The more we learn about Heidegger, the worse it gets. A book of the correspondence between the philosopher and his brother Fritz has just been published in Germany under the title Heidegger und der Antisemitismus (“Heidegger and Anti-Semitism”). The letters, in the words of Adam Soboczynski and Alexander Cammann, writing in the LARB, "expose him as a bona fide, unrepentant anti-Semite. They also show that — in contrast to prevailing beliefs — the Freiburg professor was politically well informed, and was an early and passionate supporter of National Socialism."
As early as the tail end of 1931, the 43-year-old Heidegger sent his brother a copy of Adolf Hitler’s Mein Kampf for Christmas, praising the future dictator’s “extraordinary and unwavering political instincts.”...
On April 13, 1933, Heidegger writes enthusiastically:
It can be seen from one day to the next how great a statesman Hitler is becoming. The world of our people and the Reich finds itself in a process of transformation, and all those who have eyes to see, ears to hear, and a heart for action will be swept along and put in a state of extreme excitement....
The opprobrium Martin Heidegger directs at Jews in the letters may have been typical of the widespread anti-Semitic discourse and conspiracy theories of the time. As early as 1916, he complained to his future wife of the “Jewification of our culture and universities,” against which the “German race” must “summon inner strength” to “rise up.” Still, in the case of Heidegger, such baseness is particularly abhorrent; not only were his famous academic instructor Edmund Husserl and his student and lover Hannah Arendt Jewish, but so were many other students that sat with him in his classes, including Karl Löwith, Herbert Marcuse, Leo Strauss, Jacob Klein, Elisabeth Blochmann, Hans Jonas, and Werner Brock, his last assistant prior to 1933. Complaining about his growing workload on April 13, 1933, Heidegger explains coldly: “three Jews are disappearing from my department.”...
Just like National Socialism itself, the war was, for Heidegger, a battle in defense of the “Occident” and “German-ness” against the “great threat” posed by “Bolshevism” and “Americanism” (Jan. 29, 1943). On June 7, 1942, the philosopher still wonders why “our propaganda” doesn’t reveal “Americanism in all of its excesses.” Ultimately, he was left befuddled: “What the Weltgeist (world spirit) has in store for the Germans is a mystery. Just as murky is why it is using the Americans and Bolsheviks as its servants” (Jan. 18, 1945).
After the end of the war, Heidegger stayed true to this victim mentality, both in regard to his country and to himself. On July 23, 1945, he writes of “KZ-people” — presumably referring to concentration camp survivors who were housed in Heidegger’s apartment — as being “not so nice,” just like the situation at his university, where “everything is dreadful and worse than during Nazi times.” The postwar expulsion of Germans (from regions east of present-day Germany) exceeds, Heidegger argues in April 1946, “all organized criminal atrocities” prior to 1945. And the Jews? “I find a Heinrich-Heine-Street to be completely unnecessary, because it makes no sense in Messkirch,” Heidegger writes to his brother Fritz on July 31, 1945. The newly published letters show clearly that it can no longer be denied: the case of Martin Heidegger has been both a scholarly and moral disaster in Germany’s intellectual history.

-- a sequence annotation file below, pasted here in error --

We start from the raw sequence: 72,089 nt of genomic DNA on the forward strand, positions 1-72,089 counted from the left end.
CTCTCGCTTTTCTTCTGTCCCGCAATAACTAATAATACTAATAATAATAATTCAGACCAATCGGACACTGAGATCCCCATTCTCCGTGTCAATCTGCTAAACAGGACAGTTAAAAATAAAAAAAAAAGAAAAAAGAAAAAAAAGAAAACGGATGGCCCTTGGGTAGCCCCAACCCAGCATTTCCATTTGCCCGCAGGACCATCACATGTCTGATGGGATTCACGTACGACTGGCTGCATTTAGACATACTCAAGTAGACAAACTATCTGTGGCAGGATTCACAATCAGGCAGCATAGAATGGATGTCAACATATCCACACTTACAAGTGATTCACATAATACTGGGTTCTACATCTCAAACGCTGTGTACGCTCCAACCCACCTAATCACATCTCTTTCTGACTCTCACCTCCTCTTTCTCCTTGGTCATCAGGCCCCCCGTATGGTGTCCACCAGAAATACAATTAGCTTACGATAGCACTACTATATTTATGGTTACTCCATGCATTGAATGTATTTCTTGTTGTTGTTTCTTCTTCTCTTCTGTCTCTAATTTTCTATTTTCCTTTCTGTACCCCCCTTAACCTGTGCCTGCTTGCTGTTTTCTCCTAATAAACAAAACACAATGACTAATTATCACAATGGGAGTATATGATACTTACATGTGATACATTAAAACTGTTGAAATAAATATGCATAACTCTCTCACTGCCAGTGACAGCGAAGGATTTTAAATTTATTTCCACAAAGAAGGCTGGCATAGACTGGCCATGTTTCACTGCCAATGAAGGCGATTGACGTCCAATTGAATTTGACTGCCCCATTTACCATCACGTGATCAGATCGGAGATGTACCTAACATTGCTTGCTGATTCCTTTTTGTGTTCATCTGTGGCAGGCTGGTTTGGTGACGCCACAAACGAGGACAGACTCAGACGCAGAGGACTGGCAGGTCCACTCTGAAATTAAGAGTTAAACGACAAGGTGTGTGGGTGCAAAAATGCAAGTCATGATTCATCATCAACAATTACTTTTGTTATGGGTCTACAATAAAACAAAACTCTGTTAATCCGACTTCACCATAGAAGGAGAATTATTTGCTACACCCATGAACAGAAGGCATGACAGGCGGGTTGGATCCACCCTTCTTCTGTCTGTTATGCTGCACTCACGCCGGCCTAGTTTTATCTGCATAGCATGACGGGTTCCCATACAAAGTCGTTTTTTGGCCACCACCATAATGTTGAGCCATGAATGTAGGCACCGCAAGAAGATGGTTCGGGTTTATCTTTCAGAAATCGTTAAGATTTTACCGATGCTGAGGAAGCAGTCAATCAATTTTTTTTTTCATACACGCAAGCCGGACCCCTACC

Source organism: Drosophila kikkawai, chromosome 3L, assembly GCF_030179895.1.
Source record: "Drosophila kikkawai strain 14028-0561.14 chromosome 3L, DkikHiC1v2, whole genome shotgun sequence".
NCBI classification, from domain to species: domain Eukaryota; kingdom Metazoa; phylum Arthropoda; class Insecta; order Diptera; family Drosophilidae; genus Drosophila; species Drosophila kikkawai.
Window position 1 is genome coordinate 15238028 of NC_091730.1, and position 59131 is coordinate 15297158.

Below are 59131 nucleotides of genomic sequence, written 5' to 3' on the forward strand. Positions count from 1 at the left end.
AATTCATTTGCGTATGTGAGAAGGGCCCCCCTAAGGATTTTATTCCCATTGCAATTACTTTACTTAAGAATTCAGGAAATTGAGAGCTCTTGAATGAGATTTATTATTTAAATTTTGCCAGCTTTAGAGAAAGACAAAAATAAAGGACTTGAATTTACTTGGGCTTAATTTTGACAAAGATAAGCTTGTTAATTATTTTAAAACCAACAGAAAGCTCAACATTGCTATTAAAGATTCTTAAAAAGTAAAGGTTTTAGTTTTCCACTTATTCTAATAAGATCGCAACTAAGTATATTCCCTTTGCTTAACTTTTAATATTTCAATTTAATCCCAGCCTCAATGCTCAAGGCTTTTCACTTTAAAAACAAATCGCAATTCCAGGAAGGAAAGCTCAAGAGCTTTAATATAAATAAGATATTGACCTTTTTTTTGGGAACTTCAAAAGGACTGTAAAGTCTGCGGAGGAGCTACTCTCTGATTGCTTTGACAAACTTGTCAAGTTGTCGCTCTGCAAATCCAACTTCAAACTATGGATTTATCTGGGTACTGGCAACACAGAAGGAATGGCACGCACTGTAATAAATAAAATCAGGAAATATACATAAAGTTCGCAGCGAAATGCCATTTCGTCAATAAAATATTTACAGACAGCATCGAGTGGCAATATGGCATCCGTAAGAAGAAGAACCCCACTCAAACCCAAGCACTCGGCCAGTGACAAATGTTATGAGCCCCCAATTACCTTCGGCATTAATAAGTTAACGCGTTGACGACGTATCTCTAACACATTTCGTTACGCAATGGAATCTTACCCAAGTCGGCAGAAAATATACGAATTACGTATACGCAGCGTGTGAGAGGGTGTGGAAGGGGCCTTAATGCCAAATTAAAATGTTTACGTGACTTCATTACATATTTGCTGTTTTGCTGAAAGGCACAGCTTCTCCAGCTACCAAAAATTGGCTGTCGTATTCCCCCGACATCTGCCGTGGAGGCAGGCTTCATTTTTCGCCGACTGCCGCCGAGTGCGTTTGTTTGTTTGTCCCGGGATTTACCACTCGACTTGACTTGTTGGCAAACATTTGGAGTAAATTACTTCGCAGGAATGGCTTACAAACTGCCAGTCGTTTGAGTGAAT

I'm not sure why it should be a scholarly and moral disaster particularly for Germany's intellectual history. There's a strong case for arguing that it was in France, in particular, and later in America, that Heidegger influence was most pronounced. He's the godfather of "theory", after all - of the movement of much 20th century philosophy away from the business of clear and critical thought towards the logorrhea of modish and purposefully obscure jargon-ridden nonsense, so beautifully punctured by the Sokal hoax. Derrida, for instance, saw deconstruction as a concept inherited from Heidegger.
Jonathan Glover on Heidegger: how the obscurity of Heidegger's thought helped to conceal how second-rate his thinking was.
More on the French connection, and why, unlike Gottlob Frege for instance - one of the founders of the discipline of philosophical logic, and a rabid antisemite to boot - Heidegger's work is not so easily separated from his political views.
Richard Wolin, on a similar theme, providing a definitive response to those who've tried over the years to claim that Heidegger's anti-Semitism and Nazi sympathies can somehow be separated from his philosophy.
And again: why Jonathan Ree - co-founder of Radical Philosophy, that home of critical theory in the UK, and frequent contributor to the LRB - fails in his attempt to detach Heidegger from his Nazi roots:
Rée explains why he finds Heidegger so important: because of his critique of the "imperious dehumanising movement of western modernity". But when you're keen, as so many of our modern critical thinkers are, to analyse the shortcomings of modern western society, it's perhaps wise not to base your analysis on the works of a thinker who saw enemies in world Jewry and British democracy, and the answer in National Socialism.
Finally, how Heidegger's thought lends itself to obscurantist anti-Western strains in both Russia and Iran.